This browser is not actively supported anymore. For the best passle experience, we strongly recommend you upgrade your browser.

Our Take on AI

| 2 minutes read

Tracking US State AI Governance Legislation

New Resource Tracks US State AI Governance Legislation 

The International Association of Privacy Professionals (IAPP) has recently released a new resource that collates and analyzes legislative activity related to artificial intelligence (AI) governance at the US state level.  The IAPP US State AI Governance Legislation Tracker aims to help privacy professionals and other stakeholders keep track of the rapidly changing landscape of AI regulation and best practices across different domains and contexts. 

 Scope and Methodology of the Tracker 

The tracker focuses on legislative efforts that directly apply to private sector organizations, excluding government-only bills and laws, as well as bills that propose the establishment of state AI task forces or advisory councils.  The tracker also excludes sectoral bills and laws that are limited to specific areas, such as employment or health care, and instead covers laws that are broadly applicable to some types of AI systems.   Thus far, only Colorado and Utah have enacted state legislation for AI.  Other states, such as California and New York, have active bills in process. 

 The tracker categorizes the covered systems by their scope, such as generative AI, automated decision-making systems, or high-risk AI systems, and reflects the diversity of definitions used by different states.  The tracker also sorts the obligations imposed by the state laws into broad themes, such as documentation, notice, explanation, appeal, or discrimination, and indicates whether they apply to developers or deployers of AI systems. The tracker provides a general comparison tool, but also encourages users to read the laws themselves to understand their implications.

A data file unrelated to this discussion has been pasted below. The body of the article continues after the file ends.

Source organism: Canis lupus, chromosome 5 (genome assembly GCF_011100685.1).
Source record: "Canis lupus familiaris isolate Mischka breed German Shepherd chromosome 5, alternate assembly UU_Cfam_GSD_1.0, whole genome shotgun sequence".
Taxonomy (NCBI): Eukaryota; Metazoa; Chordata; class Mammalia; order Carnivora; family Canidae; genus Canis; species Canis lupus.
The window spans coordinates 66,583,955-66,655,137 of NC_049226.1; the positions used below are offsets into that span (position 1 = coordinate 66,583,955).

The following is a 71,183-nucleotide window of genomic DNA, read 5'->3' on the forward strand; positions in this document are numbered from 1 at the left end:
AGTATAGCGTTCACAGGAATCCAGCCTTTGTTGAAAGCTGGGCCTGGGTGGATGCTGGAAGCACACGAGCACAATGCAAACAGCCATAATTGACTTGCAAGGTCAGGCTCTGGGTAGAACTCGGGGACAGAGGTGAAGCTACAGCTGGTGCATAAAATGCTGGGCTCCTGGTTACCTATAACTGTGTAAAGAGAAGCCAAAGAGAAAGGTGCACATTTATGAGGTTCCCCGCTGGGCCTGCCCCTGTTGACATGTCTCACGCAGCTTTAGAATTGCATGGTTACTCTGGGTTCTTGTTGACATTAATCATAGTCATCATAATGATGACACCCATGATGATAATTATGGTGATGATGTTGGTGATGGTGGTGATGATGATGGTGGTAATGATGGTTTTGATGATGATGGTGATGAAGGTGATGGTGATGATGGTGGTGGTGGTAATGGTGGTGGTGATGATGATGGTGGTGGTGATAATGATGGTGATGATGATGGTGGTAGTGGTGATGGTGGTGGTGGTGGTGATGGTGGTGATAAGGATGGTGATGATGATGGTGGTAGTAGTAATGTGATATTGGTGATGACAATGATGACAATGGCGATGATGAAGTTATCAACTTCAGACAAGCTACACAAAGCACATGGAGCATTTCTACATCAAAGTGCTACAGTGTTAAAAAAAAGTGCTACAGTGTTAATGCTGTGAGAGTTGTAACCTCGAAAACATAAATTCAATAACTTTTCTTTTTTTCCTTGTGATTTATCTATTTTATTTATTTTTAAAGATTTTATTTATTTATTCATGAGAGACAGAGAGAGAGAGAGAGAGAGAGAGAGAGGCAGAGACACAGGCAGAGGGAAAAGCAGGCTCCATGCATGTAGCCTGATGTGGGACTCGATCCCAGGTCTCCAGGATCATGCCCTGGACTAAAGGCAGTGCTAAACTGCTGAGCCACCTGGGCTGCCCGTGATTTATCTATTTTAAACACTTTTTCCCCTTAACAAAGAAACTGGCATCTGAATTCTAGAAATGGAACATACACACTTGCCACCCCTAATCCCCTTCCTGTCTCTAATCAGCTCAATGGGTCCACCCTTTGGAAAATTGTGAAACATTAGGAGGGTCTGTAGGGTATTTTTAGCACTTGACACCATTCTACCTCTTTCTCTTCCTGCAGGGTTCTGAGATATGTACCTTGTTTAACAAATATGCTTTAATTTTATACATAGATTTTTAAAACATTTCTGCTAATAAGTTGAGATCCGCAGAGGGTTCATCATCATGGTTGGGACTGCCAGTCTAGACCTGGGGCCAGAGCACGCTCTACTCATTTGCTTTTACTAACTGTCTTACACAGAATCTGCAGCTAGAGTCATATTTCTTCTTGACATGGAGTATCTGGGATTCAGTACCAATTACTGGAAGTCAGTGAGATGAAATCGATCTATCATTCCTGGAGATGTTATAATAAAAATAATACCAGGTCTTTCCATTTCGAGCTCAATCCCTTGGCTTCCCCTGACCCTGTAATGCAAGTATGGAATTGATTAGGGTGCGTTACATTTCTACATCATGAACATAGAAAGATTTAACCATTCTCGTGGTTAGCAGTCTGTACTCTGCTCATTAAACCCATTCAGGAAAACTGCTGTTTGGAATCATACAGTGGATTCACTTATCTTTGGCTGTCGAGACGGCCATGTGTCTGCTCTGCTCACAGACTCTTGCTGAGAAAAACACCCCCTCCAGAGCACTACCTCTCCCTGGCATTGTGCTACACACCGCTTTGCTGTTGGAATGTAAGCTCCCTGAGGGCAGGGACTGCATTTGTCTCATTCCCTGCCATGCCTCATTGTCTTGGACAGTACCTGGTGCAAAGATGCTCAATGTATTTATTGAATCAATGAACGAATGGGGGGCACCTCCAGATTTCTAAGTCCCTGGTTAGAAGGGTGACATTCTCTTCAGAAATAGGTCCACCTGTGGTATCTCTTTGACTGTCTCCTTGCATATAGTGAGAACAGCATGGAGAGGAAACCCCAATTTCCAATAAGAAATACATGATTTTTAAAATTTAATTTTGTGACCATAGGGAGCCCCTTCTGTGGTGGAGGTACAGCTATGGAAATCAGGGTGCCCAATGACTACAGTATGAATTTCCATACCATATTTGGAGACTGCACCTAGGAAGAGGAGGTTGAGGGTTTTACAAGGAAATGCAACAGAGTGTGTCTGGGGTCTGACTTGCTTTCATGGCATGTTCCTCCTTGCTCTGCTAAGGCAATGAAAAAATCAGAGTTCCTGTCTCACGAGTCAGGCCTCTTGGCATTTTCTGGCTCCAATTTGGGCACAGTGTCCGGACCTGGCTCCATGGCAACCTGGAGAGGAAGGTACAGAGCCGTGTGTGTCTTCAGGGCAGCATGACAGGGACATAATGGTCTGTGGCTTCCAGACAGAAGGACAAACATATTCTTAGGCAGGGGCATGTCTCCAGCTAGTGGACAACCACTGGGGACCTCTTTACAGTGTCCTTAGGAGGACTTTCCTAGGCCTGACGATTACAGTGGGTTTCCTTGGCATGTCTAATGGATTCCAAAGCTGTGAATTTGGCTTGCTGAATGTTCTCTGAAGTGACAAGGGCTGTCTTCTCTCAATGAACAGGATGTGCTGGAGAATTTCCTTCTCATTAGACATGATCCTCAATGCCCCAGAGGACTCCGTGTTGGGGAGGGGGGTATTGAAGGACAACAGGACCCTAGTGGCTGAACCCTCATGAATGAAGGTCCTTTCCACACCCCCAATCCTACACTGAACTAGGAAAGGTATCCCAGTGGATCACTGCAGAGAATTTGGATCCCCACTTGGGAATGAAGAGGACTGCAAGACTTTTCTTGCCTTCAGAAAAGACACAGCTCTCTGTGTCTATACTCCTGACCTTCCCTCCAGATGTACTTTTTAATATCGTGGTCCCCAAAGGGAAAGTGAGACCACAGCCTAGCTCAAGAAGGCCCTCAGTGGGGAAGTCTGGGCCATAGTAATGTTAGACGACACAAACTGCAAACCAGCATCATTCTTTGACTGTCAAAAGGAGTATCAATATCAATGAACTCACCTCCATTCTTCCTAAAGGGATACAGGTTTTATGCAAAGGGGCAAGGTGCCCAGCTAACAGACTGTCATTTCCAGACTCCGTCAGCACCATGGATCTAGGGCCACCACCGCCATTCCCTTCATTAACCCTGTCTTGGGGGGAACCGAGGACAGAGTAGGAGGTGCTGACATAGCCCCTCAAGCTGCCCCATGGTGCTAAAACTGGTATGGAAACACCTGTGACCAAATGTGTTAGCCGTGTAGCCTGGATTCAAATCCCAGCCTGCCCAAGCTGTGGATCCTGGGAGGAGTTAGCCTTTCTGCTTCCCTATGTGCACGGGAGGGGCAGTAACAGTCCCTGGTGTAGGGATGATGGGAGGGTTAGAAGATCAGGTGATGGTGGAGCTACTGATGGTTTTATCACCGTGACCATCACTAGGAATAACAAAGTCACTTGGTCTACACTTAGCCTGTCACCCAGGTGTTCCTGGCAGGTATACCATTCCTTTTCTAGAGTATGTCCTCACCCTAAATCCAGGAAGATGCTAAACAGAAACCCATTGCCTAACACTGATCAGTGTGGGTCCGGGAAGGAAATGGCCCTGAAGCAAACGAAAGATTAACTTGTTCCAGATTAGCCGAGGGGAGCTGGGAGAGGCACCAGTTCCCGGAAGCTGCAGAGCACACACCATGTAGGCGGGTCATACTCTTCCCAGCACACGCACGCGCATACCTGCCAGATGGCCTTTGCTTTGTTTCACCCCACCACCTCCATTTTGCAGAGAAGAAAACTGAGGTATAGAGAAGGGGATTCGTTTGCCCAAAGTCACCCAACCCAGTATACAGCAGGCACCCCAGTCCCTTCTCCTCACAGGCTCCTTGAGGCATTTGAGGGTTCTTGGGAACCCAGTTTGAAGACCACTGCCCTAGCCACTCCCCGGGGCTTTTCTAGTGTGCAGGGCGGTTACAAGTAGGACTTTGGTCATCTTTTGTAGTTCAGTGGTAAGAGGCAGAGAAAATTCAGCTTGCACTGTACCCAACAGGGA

Trends and Challenges of State AI Governance 

The tracker reveals some of the trends and challenges of state AI governance in the US. One of the most common types of AI legislation in 2024 has been bills focused on generative AI or synthetic content, requiring labeling or disclosure of the use of such systems or their work products.  Another common theme has been the requirement of notice or notification to individuals or regulators about the use of AI systems, especially those that make consequential decisions or pose risks of discrimination. 

 However, the tracker also shows the difficulty of crafting comprehensive and consistent AI governance legislation that covers cross-sectoral uses of AI systems, while ensuring appropriate safeguards and accountability for different risks and contexts. The legislative text varies widely among proposals, and the obligations may differ in their depth, scope, and applicability. Moreover, some of the obligations, such as explanation, appeal, or third-party review, may pose technical or practical challenges for implementation or enforcement. 

 Looking Ahead to 2025 

The tracker represents a snapshot of the first major wave of legislative activity on AI governance in the US. Some states have come close to passing impactful AI governance requirements, while others have initiated studies or commissions to generate more information and recommendations. The landscape of state AI governance regulation will continue to evolve in the coming months and years.  See the link below for more information and access to the State Tracker.

Unlike with more established policy topics, such as consumer privacy, AI presents a wide range of challenges ranging across many domains with implications for seemingly every corner of existing legal practice.


ai, statelegislation